Michael E. Lynch, a third year Ph.D. student of Dr. Gregory J. W. Urwin, is employed as Chief, Educational Programs at the Army Heritage and Education Center and also serves as a seminar historian at the U.S. Army War College. Michael presented a paper titled, “Nothing Happened Here: Interpreting History at Non-Historical Sites” at the Association for Living History, Farm, and Agricultural Musuems Annual Conference in Santa Fe, New Mexico, in June. Michael also served on the award committee for the Russell F. Weigley Military History Writing Award at the 2007 James A. Barnes Club Conference, and on the Program Committee for the Society for Military History Annual Conference in May 2007. Michael completed an article, “Operation Market Garden,” which was featured September 16-22 on “This Week in Army History” on the U.S. Army home page at www.army.mil. Michael was also interviewed as part of a story titled, “Army Tries to Document Active Service,” which appeared on May 28, 2007, on the BBC program The World. Finally, Michael served as a judge at the regional National History Day competition at Shippensburg University.
Ph.D. candidate Drew McKevitt was honored to receive CENFAD’s 2007 Wachman Award to support research for his dissertation, “Consuming Japan: Cultural Relations and the Globalizing of America, 1973-1992.” He is currently serving as a Graduate Teaching Fellow in the Center for the Humanities at Temple. This fellowship has provided him with the opportunity to teach during the fall semester an interdisciplinary course, “Anime and the Globalization of Culture.” Drew also presented a paper, “Lost in Translation? Anime as Global Culture in Reagan’s America,” at the 2007 annual meeting of the Society for Historians of American Foreign Relations.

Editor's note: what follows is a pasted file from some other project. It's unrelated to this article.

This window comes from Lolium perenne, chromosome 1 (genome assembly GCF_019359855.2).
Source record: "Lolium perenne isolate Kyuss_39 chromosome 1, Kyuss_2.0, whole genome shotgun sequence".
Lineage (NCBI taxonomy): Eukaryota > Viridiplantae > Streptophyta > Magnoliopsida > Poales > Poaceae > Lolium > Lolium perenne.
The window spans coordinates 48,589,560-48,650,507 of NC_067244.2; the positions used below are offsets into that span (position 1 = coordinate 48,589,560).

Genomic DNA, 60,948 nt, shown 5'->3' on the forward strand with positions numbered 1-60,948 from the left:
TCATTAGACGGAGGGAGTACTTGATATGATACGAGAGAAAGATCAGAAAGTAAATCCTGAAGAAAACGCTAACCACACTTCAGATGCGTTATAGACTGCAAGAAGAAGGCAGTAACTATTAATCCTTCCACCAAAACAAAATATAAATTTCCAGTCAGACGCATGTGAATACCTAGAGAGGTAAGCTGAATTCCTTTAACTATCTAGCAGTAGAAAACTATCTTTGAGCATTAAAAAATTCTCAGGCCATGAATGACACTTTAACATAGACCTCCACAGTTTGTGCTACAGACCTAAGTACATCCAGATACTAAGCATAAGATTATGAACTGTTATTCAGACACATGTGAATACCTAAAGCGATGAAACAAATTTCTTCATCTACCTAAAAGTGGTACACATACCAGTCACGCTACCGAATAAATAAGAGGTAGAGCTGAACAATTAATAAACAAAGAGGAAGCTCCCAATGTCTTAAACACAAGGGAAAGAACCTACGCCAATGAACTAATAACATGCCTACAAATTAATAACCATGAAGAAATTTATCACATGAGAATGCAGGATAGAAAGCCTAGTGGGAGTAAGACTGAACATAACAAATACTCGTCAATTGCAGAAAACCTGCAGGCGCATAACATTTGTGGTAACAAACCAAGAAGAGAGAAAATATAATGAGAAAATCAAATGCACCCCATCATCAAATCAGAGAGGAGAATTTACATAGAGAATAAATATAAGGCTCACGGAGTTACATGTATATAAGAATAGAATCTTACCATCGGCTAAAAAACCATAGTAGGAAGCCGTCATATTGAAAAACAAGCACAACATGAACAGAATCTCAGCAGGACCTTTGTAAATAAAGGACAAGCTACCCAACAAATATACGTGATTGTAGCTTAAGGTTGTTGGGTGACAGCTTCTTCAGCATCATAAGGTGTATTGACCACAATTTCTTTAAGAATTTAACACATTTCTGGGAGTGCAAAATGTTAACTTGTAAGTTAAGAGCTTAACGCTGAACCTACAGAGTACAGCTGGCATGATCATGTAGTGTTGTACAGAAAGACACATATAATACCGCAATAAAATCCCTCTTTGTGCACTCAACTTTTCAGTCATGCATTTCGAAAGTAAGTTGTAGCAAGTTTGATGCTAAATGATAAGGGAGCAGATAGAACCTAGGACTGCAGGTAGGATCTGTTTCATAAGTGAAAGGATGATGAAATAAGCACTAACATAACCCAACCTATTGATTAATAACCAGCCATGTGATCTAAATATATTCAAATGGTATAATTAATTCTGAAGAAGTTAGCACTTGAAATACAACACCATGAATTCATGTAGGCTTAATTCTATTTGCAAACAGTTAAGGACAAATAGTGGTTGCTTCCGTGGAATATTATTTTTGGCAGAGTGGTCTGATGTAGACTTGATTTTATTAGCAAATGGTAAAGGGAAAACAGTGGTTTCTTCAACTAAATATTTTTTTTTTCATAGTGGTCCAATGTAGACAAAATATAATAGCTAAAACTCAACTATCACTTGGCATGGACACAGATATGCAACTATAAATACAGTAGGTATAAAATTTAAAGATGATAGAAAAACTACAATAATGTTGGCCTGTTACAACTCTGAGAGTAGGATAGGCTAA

Matthew S. Muehlbauer attended the 2007 West Point Summer Seminar Program. He recently finished writing his doctoral thesis entitled “Justice & Just War: A History of Early New England, 1630-1655,” which he hopes to defend in early spring 2008.
Kelly Shannon has started her third year in Temple’s Ph.D. program, focusing on U.S. foreign relations and international history. She passed her comprehensive examinations in June and taught as an adjunct for a U.S. history course this fall at Rutgers, Camden. She is serving as this year's Thomas Davis Fellow for CENFAD, and she is also working as an intern for the International Health Awareness Network (IHAN) at the United Nations, in conjunction with conducting research at the UN for her dissertation. Kelly also attended the annual SHAFR Conference in June, held this year just outside Washington, D.C., and she is a current member of the Ad Hoc Committee on Women in SHAFR.
Ph.D. candidate Smadar Shtuhl received the Andrew W. Mellon Foundation Fellowship from the Library Company, Philadelphia for her dissertation, “For the Love of One's Country: The Construction of a Gendered Memory, 1860-1914.”
Jason Smith, a third year Ph.D. student, is currently finishing up his coursework and is scheduled to take his comprehensive exams in fall 2008. In spring 2007, he presented a paper at the James A. Barnes Graduate Student Conference titled “Instrument of Imperialism: The U.S. Navy's Hydrographic Office, 1890-1905.” The paper was awarded second place for the Russell F. Weigley Award in Military History.
Second year Ph.D. student Josh Wolf was honored to receive a Teaching Assistantship with the History Department for the 2007-2008 school year. He is planning on taking his preliminary exams in the fall of 2008, and is currently at work on a paper concerning the 153rd Pennsylvania Infantry in the Civil War.
David Zierler is currently an adjunct professor at Lehman College of the City University of New York and visiting junior scholar at the International Security Studies program of Yale University. In his fourth year of the Ph.D. program, David is at the writing stage, or “dissertating.” His project, “Inventing Ecocide: Agent Orange, Antiwar Protest and Environmental Destruction in Vietnam,” examines herbicidal warfare from its 19th-century origins in plant physiology to the scientific and environmental protest movement that halted America’s use of Agent Orange in Vietnam. David has contributed an article on the Geneva Protocol on Chemical and Biological Warfare to the anthology The Cold War and the Environment, forthcoming from Cambridge University Press.